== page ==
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  #11  
Old 10-05-2012, 05:34 PM
Smallaxe Smallaxe is offline
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How often does this flood???
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Now that I know that clay's texture(platelets) has nothing to do with water infiltration, percolation, or drainage
,,, I wonder what does...
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  #12  
Old 10-05-2012, 06:11 PM
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Quote:
Originally Posted by Smallaxe View Post
How often does this flood???
That was going to be my next question.

If I had to take a wild guess, it looks to be whenever it rains.


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  #13  
Old 10-05-2012, 08:03 PM
Smallaxe Smallaxe is offline
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I believe you're right...

Around here we have problems like that, and the worst is always in the Spring thaw, while the ground is still frozen... big rains on thawed turf sometimes can be managed , but underground drainage does nothing when frozen...

A scaper friend of mine installed a parking lot built from various sized rock then covered with pavers and anytime of the year, no matter how much raging water comes by the place, it never reaches the other side before its gone... even winter rains can't turn to ice there...
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Now that I know that clay's texture(platelets) has nothing to do with water infiltration, percolation, or drainage
,,, I wonder what does...
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  #14  
Old 10-05-2012, 09:11 PM
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RigglePLC RigglePLC is online now
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There are a lot of young aggressive lawyers out there--sue 'em. A good lawyer will cut through the red tape and find out exactly who controls drainage in the area.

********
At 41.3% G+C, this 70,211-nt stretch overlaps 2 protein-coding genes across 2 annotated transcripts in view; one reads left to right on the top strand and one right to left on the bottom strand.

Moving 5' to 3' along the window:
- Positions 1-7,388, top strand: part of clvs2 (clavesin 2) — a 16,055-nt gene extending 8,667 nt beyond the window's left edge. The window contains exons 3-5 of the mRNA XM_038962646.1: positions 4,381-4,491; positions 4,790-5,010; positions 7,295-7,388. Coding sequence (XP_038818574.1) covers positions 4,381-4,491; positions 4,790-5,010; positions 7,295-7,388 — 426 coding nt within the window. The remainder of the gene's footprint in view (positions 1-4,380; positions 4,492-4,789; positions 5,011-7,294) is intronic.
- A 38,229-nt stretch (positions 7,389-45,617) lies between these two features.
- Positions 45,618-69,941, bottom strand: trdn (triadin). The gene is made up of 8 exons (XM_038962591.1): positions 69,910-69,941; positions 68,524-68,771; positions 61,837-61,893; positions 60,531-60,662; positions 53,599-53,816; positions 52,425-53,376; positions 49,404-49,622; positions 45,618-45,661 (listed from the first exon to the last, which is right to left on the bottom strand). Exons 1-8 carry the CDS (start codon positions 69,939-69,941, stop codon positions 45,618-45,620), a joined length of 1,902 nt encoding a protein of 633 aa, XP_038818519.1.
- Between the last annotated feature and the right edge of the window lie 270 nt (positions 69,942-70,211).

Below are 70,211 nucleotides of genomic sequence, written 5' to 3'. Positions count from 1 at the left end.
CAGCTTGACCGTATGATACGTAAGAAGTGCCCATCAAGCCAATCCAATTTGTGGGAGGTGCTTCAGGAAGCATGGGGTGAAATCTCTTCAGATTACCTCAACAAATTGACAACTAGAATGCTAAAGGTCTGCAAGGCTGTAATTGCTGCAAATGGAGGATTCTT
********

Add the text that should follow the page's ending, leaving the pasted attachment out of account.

After you install it, Mr. customer will feel better if someone else pays for his new drainage system. Or pond.

You can always build a raised berm flowerbed...say 6 feet high...so no water would flow down to your customer's property until the level was 6 feet higher upstream.

Last edited by RigglePLC; 10-05-2012 at 09:15 PM. Reason: ps
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  #15  
Old 10-07-2012, 01:49 PM
tigers2007 tigers2007 is offline
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This flows every time there is a heavy downpour. I suppose that if a berm is put in, it would just flow around it. This property is at a highpoint. I suppose it would take some major ditch work to make the storm flows stay in the ditch system. The is heavy wetlands down the road, and down the hill.
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  #16  
Old 10-08-2012, 05:30 AM
Smallaxe Smallaxe is offline
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We often just plant a bunch of pine trees around areas tha wash frequently and easily...

The soil doesn't allow for drainage behind a possible berm???
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Now that I know that clay's texture(platelets) has nothing to do with water infiltration, percolation, or drainage
,,, I wonder what does...
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  #17  
Old 10-08-2012, 11:53 AM
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Weeping willow trees are also a good specimen to plant to help suck up the excess water.


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  #18  
Old 10-08-2012, 06:50 PM
brown thumb brown thumb is offline
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Agree with the willow....I would also look into a diversion mound/berm and swath of native vegetation to enhance infiltration.
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